Volume 13 Supplement 2

Use of health impact metrics for programmatic decision making in global health

Open Access

Making the most of common impact metrics: promising approaches that need further study

BMC Public Health201313(Suppl 2):S8

https://doi.org/10.1186/1471-2458-13-S2-S8

Published: 17 June 2013

There is considerable value in exploring whether and how a limited set of common health metrics, such as the ones presented in this supplement, can produce valid and reliable estimates of impact for global health and family planning. Through a shared vocabulary of transparent data elements drawn from routine service statistics, population-level measures, and measures of proven effect from rigorous trials, such metrics could provide a view of collective impact sufficient to reliably explore scenarios, set priorities, and inform action.

This volume represents an important step in the right direction. The remainder of our commentary argues the case for continued work toward valid, common impact metrics and some other ways in which common metrics can contribute to our work. Specifically: more cost-efficient monitoring; better collective decision making; transparency and alignment; and enhanced accountability.

Although we are enthusiastic about this line of scientific work and support the approach to planning, assessment, and performance management reflected in the papers here, there are some important caveats. While keeping the promise of modeled estimates in view, we believe more research into the validity and potential sources of bias and uncertainty in modeled impacts, and in the underlying source data, is required.

More cost-efficient monitoring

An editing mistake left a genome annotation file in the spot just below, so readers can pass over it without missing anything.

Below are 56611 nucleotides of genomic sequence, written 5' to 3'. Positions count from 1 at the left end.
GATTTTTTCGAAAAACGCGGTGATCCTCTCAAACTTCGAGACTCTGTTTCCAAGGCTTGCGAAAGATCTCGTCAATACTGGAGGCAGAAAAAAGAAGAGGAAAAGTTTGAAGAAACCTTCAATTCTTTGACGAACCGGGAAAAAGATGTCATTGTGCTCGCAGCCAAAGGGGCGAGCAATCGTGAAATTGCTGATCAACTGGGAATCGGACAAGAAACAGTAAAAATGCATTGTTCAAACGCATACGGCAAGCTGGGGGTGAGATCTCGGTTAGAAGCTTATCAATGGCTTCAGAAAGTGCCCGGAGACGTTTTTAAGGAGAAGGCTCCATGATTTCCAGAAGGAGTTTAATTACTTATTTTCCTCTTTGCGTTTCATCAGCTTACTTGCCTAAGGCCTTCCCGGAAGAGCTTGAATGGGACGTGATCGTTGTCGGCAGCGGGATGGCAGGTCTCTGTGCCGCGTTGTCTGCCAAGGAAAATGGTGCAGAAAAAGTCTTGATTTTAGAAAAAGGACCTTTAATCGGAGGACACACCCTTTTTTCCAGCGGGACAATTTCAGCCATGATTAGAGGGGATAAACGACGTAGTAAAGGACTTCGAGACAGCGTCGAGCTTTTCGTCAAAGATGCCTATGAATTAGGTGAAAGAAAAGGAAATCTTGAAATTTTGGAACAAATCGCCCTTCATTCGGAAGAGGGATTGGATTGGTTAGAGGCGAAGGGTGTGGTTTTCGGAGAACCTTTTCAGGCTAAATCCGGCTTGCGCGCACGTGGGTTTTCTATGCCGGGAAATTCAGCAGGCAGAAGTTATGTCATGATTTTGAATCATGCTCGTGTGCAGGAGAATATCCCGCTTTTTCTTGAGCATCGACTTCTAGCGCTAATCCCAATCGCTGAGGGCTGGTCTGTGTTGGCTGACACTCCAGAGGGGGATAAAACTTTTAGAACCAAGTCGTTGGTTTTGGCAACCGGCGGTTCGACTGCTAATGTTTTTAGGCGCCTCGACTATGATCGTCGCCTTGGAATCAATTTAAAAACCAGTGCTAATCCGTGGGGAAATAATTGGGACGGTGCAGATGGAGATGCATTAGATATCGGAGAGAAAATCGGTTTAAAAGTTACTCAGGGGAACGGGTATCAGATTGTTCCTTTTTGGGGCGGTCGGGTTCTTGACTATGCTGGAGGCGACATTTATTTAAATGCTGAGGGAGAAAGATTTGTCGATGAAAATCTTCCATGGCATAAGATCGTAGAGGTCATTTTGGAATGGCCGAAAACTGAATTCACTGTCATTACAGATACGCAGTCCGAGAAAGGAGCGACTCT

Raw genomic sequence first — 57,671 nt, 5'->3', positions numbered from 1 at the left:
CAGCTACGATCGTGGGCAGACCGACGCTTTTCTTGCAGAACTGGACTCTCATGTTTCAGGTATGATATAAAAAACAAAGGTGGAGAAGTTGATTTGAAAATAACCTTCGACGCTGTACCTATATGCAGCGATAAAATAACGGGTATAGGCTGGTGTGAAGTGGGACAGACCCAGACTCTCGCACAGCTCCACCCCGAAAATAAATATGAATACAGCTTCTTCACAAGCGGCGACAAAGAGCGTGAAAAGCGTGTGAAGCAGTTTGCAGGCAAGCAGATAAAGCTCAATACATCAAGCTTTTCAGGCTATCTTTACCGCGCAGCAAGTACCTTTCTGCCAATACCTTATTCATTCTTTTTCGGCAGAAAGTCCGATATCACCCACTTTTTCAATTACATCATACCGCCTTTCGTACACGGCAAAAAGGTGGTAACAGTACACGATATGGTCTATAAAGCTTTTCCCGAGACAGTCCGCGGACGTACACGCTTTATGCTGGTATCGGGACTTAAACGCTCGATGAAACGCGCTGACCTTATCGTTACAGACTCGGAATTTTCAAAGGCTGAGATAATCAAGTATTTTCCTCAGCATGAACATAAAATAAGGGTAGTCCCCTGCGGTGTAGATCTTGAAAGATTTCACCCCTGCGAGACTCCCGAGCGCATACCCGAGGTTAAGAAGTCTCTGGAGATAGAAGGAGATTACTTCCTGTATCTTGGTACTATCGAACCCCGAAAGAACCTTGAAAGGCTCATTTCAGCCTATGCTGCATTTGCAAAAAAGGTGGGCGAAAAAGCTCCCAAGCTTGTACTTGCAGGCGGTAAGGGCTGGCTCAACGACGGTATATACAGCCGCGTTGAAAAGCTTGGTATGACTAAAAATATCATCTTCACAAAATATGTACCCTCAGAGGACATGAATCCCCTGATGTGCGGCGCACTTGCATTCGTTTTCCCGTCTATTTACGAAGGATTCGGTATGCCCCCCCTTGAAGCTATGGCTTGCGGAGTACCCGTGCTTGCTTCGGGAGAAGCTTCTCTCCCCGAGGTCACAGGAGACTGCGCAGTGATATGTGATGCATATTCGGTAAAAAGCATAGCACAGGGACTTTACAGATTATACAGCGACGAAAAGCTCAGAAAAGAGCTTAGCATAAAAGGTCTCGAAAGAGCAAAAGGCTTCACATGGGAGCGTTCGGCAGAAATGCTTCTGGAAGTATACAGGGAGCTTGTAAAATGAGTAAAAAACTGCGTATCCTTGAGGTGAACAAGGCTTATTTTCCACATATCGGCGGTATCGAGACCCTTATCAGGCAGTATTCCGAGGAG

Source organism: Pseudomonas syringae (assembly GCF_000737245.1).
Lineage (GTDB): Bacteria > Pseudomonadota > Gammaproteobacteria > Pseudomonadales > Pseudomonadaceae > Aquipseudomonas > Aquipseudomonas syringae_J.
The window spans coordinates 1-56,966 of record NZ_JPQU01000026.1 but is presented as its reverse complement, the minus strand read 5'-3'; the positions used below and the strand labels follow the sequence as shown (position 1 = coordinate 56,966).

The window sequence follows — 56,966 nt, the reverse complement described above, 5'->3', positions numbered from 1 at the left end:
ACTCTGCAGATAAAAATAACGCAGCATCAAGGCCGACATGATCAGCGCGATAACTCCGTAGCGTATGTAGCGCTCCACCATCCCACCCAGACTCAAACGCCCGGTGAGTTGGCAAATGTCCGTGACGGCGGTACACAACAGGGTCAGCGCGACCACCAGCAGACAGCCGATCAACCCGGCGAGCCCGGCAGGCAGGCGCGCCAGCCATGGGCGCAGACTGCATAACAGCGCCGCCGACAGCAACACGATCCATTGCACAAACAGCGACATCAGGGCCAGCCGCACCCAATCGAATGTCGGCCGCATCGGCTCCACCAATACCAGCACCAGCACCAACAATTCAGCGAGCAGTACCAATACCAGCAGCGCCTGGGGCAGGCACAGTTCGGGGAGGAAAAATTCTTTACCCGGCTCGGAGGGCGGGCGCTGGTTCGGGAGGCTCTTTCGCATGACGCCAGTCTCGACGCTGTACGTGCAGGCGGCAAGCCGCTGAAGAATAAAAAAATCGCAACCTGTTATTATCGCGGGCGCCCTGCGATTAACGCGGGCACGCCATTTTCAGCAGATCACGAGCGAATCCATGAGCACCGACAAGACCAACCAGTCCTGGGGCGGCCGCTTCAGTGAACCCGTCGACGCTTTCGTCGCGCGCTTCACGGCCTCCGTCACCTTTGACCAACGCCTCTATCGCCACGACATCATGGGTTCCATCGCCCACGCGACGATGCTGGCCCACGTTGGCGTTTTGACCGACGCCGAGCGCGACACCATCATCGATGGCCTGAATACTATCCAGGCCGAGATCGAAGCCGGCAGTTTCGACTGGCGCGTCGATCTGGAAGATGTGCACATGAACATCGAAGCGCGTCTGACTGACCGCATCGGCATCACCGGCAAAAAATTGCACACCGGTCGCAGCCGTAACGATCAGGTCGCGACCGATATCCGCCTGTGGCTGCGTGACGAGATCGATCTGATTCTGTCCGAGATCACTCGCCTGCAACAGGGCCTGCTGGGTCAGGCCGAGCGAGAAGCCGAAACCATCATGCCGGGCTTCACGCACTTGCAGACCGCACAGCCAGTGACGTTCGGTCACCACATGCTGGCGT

Assuming that routine collection and analysis of service provision data are strong, and that data are verified and robust, there are potential time and resource savings that modeled impact efforts offer. One widely-used global tool that illustrates the potential of this approach is the Lives Saved Tool or 'LiST' [1]. By using a variety of data sources to estimate potentially avertable child mortality burdens under differing scenarios of intervention coverage (which LiST users design and manipulate), the tool aids impact-oriented planning and priority setting.

Various approaches to local level estimation could supplement, and in some cases replace, what has become a nearly exclusive reliance on large-scale surveys. Many of these surveys are not powered to produce reliable, current impact estimates at the sub-national level. Resources that might otherwise be put into more surveys could be redirected to build local measurement capacity and improve critical service delivery for populations in need. Savings might also be invested in initiatives that could improve the efficiency and quality of data collection, processing, and analysis. These efforts could include the development of human capacity, technological improvements, and the further exploration of methodological innovations.

Better decision making

Collective measurement efforts are needed to utilize common metrics to improve decision making globally and locally. The data collection and analysis processes described in this volume encourage data sharing and accounting for the contribution of various actors in an open way. Common metrics should represent the basis for collaboration among donors, experts, and researchers, and users of data to identify gaps in service and determine how best to address them. Collaborative structures with clear remits to support policy decisions or guidance - such as Monitoring and Epidemiology Reference Groups ('MERGs') or the Essential Medicines Monitoring & Evaluation Working Group - convene technical experts, donors, and service agencies. These bodies can effectively promote and create a demand for continuous review and evaluation of methodological innovation globally; they can elevate the agenda on the importance of alternative approaches to data collection and on enhancing the reliability of metrics.